- All seller identities should be verified; and
- All sellers should be removed from the marketplace or social site if identified as selling illicit goods and services on more than three occasions (“three strikes”).
Currently, 68% of the selling platforms Incopro surveyed have some policy in place to root out repeat offenders. Only three of the platforms (Alibaba, Aliexpress and Taobao) go as far as banning the illicit sellers.
Why we care. Why wouldn’t e-commerce marketplaces and social platforms want to build trust between sellers and consumers? As big brands focus more of their strategies on social commerce, they have to be assured that the environment is safe for their brand and not wasteful to their bottom line.
Do you even love digital marketing if you haven’t recorded a song and filmed a music video about it?
Catch Barry and Mordy’s chat on Clubhouse today. Our own Barry Schwartz will be joining Mordy Oberstein to discuss what’s new, what’s old and what you should know about SEO these days on today’s edition of Open Mic SEO. Listening to these two is equal parts enlightening and entertaining; if you’ve got the time, it starts at 10am ET on Clubhouse.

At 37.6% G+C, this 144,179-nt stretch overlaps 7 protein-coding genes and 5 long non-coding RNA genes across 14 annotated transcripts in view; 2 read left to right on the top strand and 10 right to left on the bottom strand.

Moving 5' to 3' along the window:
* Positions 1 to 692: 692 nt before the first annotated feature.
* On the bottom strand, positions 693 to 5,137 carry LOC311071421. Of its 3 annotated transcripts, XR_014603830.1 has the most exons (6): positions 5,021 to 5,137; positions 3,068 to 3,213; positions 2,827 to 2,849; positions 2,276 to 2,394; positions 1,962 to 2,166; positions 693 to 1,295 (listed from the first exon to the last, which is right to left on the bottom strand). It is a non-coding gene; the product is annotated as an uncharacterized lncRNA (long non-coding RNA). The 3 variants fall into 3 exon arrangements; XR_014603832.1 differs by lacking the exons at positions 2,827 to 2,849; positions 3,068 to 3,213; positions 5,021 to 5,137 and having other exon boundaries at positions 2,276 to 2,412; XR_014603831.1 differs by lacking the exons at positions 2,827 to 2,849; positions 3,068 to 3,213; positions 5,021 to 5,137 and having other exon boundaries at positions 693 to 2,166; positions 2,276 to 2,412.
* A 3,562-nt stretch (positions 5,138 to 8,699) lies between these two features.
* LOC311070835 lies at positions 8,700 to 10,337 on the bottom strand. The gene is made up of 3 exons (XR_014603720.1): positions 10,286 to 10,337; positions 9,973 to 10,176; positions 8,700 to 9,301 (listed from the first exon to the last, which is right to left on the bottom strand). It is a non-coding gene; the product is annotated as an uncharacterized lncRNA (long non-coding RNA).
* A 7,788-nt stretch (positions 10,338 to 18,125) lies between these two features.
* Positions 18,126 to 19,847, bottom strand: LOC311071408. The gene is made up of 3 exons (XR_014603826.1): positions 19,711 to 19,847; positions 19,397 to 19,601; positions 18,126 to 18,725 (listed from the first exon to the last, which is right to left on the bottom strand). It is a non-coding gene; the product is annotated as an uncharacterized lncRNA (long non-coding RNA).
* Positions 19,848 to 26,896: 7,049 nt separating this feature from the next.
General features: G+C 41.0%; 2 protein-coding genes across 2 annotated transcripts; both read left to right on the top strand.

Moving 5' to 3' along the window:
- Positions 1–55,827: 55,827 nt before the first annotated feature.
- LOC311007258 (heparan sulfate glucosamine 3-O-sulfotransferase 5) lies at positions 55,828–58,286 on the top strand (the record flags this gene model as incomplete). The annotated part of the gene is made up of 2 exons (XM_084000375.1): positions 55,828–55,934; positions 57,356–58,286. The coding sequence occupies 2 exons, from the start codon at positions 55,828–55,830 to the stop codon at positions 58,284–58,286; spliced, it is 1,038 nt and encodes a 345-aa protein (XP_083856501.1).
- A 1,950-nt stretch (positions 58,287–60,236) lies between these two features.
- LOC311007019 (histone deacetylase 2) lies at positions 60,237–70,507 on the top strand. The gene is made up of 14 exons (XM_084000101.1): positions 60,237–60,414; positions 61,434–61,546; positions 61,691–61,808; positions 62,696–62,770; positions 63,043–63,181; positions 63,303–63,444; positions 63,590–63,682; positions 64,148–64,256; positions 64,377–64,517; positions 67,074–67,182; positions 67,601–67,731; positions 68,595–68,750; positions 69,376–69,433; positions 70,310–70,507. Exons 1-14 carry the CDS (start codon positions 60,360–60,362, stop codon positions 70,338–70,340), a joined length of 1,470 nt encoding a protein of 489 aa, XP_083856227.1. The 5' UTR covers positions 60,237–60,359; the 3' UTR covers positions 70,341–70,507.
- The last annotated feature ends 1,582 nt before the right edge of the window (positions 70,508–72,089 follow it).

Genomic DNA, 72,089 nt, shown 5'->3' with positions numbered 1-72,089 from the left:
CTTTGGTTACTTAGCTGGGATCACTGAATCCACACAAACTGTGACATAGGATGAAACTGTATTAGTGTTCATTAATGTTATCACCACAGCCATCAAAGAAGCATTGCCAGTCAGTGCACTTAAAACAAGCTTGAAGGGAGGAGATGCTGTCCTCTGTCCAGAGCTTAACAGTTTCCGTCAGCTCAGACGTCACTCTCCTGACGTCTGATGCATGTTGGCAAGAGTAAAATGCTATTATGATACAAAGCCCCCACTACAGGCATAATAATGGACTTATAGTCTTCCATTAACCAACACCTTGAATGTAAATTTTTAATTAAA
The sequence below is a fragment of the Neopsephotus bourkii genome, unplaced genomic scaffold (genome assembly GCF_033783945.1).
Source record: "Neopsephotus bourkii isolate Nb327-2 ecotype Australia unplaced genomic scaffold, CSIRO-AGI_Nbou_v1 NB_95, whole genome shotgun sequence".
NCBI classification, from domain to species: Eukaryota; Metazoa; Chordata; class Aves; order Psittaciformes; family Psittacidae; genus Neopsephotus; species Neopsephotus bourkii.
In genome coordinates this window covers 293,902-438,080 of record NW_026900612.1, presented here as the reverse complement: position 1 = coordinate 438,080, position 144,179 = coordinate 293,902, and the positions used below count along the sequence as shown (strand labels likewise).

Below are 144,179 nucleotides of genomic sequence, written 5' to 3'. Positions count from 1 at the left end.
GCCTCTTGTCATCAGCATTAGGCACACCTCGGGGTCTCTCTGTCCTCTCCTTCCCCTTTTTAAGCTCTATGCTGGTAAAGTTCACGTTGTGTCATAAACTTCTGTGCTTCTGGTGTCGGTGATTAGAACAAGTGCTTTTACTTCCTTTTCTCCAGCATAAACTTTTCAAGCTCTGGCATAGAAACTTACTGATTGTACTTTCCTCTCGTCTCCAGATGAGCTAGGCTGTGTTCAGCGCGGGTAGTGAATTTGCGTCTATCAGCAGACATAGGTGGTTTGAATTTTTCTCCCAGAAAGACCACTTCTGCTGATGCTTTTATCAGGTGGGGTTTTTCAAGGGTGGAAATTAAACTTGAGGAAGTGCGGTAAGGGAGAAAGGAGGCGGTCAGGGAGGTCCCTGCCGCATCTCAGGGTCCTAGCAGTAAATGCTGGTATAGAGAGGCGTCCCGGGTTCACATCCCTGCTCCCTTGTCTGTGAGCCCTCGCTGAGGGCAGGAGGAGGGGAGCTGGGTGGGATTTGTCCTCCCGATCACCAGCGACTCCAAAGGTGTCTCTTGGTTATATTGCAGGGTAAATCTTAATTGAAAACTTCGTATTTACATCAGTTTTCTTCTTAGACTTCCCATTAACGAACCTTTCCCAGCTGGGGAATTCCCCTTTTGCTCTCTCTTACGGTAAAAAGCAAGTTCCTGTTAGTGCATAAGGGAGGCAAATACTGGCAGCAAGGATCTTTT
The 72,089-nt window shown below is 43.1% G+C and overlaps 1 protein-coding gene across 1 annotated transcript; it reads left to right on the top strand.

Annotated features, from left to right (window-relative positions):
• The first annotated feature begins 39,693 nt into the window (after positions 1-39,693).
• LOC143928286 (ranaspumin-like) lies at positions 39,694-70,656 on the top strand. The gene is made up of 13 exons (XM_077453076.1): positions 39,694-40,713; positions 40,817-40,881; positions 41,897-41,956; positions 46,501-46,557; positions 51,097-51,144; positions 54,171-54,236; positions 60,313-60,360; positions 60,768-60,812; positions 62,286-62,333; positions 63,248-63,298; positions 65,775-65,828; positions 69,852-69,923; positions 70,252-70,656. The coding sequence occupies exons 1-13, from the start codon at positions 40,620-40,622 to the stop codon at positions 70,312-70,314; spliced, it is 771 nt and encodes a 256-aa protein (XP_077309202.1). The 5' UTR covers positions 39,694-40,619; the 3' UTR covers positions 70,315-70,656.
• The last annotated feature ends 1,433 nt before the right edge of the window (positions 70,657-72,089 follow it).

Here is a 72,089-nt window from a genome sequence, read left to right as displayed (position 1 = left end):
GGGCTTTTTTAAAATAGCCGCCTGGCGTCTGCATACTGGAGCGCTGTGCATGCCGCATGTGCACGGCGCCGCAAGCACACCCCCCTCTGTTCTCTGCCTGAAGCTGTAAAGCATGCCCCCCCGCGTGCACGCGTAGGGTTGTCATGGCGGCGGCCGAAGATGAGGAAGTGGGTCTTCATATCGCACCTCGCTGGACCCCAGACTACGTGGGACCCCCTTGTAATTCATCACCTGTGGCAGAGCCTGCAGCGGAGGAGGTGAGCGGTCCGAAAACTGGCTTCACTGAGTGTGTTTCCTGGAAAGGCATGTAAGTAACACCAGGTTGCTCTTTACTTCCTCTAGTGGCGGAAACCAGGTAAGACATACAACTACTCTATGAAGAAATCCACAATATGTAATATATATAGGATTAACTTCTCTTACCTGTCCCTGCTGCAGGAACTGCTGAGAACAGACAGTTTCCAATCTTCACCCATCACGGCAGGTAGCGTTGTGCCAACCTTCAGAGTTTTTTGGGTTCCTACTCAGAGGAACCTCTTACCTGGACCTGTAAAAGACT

Pointers for marketing on Reddit. Marketer Chantelle Marcelle tweeted a thread of notes she took during an AMA with Will Cady, Reddit’s head of brand strategy. It’s a great list of tips for those looking to leverage Reddit for branding or community marketing — my favorite tip is: “Don’t confuse critics for trolls. People who are taking the time to criticize usually are the people who care about what you’re doing the most. Even if you don’t have a good answer to share at that time, just acknowledging that you hear them can be hugely helpful.”
The SEO Rapper. This time, it’s not Mike King (although I’m not sure Mike raps specifically about SEO). Check out this music video by Charles Lewis, simply titled “Digital Marketing” — the chorus is pretty catchy: “First build a site, next drive traffic, then get leads, see it’s not magic…”
At first it was “disruption,” but at this point, it’s just table stakes